Trying to make the pen as mighty as the keyboard
The New York Times
Portable computers that let you give commands or enter text using an electronic pen on the screen could usher in a new era of information sharing.
But pen computers like those using Microsoft's Tablet PC software have had only lukewarm success, and writing notes on a palmtop requires learning a kind of shorthand.
Pointing at and clicking on on-screen icons using a digital pen can be cumbersome and counterintuitive, and writing on a screen in longhand is much slower than typing. Factor in the huge amount of variation in handwriting and shorthand and it's little wonder computers have had a hard time recognizing them.
"Lots of people have trouble recognizing their own handwriting, so it's not surprising a computer can't do it," said Brad Myers, a professor in the human-computer interaction institute at Carnegie Mellon's school of computer science.
Now researchers are devising new ways to interact with tablet PCs and other pen-based computers. The machines use a special version of Microsoft Windows and a digitizer under the screen that samples pen strokes to let users write with digital "ink," peck out messages with an on-screen keyboard and navigate their desktop and folders with a stylus instead of a mouse.
The research could make it easier to enter text quickly and accurately, and it could encourage collaboration by introducing gesture commands that let friends and co-workers share photos and files with a flick of a pen.
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Last month Zhai and his team released software called Shark, or shorthand-aided rapid keyboarding, on IBM's AlphaWorks Web site, where the company previews emerging technologies from its labs. The software replaces the standard on-screen keyboard that a tablet PC usually displays with a stylus-friendly keyboard that places common letter combinations near one another in a hexagonal grid. Users write words by tracing a stylus across the virtual keys, forming shapes that Zhai calls sokgraphs.
Each time a user traces a word, the computer shows the shape on the screen. After enough practice, "you learn so much of the shape that it comes to mind and you can gesture it based on memory," he said. Meanwhile, the keyboard remains on the screen as a mnemonic device.
A tolerance for sloppiness is built in. Algorithms recognize that some letter combinations are more likely to form words than others, so users can deviate from the exact shape of each symbol. Shark includes a lexicon of about 8,000 words, and it can analyze e-mail messages and text files to learn new ones. According to user tests, people can learn about 15 sokgraph words in each 45-minute training session. Learning 100 patterns covers about 40 percent of the words most people write, Zhai said.
Ben Bederson, director of the human-computer interaction lab at the University of Maryland, said the Shark project "is an example of where the interface brings you from novice to expert with the same interaction." He added, "You think the word 'the' and execute the gesture without a huge amount of visual feedback and concentration."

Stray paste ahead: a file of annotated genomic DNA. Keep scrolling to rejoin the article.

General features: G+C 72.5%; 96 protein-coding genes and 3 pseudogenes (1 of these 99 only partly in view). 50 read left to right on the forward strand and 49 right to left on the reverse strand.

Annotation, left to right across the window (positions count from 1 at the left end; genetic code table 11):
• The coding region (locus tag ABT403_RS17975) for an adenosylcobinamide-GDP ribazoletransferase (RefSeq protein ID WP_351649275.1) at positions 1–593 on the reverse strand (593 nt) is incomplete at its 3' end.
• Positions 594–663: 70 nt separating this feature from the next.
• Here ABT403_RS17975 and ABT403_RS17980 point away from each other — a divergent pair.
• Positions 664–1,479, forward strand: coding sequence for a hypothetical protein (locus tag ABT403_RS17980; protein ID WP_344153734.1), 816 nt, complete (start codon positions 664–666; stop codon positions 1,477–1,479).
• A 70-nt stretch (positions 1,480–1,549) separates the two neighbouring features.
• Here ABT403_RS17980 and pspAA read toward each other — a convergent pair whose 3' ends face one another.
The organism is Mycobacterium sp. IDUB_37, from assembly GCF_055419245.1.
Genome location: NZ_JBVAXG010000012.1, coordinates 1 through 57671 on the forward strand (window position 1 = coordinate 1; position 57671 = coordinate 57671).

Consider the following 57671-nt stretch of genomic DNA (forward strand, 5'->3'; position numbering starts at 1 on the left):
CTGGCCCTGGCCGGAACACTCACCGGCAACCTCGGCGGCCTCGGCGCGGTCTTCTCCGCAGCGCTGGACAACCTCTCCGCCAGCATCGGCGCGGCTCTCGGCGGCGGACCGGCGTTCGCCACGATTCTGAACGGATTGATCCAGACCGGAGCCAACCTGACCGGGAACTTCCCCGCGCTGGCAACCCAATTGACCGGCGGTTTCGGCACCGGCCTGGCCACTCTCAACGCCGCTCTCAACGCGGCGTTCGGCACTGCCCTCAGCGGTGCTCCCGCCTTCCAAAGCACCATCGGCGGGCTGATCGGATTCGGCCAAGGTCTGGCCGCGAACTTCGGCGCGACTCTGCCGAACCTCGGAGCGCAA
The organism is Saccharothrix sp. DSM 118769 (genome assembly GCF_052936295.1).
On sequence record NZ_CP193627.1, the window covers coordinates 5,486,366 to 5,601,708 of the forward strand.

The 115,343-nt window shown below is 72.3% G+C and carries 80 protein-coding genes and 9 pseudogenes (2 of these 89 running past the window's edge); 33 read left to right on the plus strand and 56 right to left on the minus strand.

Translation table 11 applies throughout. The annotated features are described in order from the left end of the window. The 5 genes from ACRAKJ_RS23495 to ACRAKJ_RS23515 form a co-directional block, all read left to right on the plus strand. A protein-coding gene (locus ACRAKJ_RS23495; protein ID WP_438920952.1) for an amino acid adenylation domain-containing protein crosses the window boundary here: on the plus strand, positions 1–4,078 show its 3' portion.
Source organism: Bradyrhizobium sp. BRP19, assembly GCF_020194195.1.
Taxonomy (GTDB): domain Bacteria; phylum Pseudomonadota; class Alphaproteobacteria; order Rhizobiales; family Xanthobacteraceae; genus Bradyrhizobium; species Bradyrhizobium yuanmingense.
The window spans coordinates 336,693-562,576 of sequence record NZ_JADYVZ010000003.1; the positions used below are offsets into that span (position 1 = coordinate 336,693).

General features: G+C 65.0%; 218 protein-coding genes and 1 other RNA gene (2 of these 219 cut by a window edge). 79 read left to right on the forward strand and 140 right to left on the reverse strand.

Keeping people's attention on their work and not on their computers is also a goal of Ken Hinckley, a research scientist at Microsoft. Hinckley has developed software technology called Stitching that lets tablet PC and palmtop users share files by flicking their pen toward the screen of the person they want to share with.
Prototype software called StitchMaster lets users select photos on their tablet PC by tapping or circling groups of them, then wirelessly pass those files to another tablet user sitting within arm's reach by making a gesture that spans both screens. Stitching works by measuring the timing, the angle and the exit location of pen gestures that leave the edge of a machine's screen. Since tablet PCs can broadcast their Internet address using the 802.11 wireless networking standard, if a second machine within two and a half feet picks up the continuation of a pen stroke across its edge, the software can tell which machine sent it and infer a handoff.
Microsoft's usability tests have shown that a dozen participants were able to connect their tablets this way on their first or second try. But some were uncomfortable reaching across another person's computer, or even placing their machines too close together. Hinckley's latest work, which he calls collaborative stitching, aims to address that by letting a user pass a document to several people sitting beyond arm's length by dragging the file to the top of the user's screen. Then those people in the room who want the file can pull it down from the top of their screen.
According to Andy van Dam, a computer science professor and vice president for research at Brown University, who also serves on Microsoft's technical research advisory board, tablet PCs and other pen-driven computers won't take off until pen gestures provide new ways of interacting with the machines instead of simply substituting for a mouse. Pen computers could find markets in education, architecture, graphic design and user-interface design, he said. "For these people, a pencil and a piece of paper are more natural almost than a computer keyboard on a desktop."
But pen software needs more testing to find out what users really want, he said.
"For a relatively pure gesture-driver user interface, it's all research," he said. "None of these have had a field trial with a thousand users, let alone ten thousand. Gestures are never going to be for everyone, so I don't want to impose them. But we can make them an option."
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